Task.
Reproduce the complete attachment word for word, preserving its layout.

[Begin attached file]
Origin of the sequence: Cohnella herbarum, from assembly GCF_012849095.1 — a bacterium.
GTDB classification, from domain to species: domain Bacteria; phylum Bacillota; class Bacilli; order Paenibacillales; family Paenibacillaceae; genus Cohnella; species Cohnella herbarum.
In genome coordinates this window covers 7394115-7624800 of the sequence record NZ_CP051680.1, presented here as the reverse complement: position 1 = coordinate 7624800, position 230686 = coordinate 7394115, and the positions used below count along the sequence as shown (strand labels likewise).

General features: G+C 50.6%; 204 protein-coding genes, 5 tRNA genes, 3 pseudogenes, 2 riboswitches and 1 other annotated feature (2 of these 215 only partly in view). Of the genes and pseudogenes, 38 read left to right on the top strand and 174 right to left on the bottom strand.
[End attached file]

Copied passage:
Origin of the sequence: Cohnella herbarum, from assembly GCF_012849095.1 — a bacterium.
GTDB classification, from domain to species: domain Bacteria; phylum Bacillota; class Bacilli; order Paenibacillales; family Paenibacillaceae; genus Cohnella; species Cohnella herbarum.
In genome coordinates this window covers 7394115-7624800 of the sequence record NZ_CP051680.1, presented here as the reverse complement: position 1 = coordinate 7624800, position 230686 = coordinate 7394115, and the positions used below count along the sequence as shown (strand labels likewise).

General features: G+C 50.6%; 204 protein-coding genes, 5 tRNA genes, 3 pseudogenes, 2 riboswitches and 1 other annotated feature (2 of these 215 only partly in view). Of the genes and pseudogenes, 38 read left to right on the top strand and 174 right to left on the bottom strand.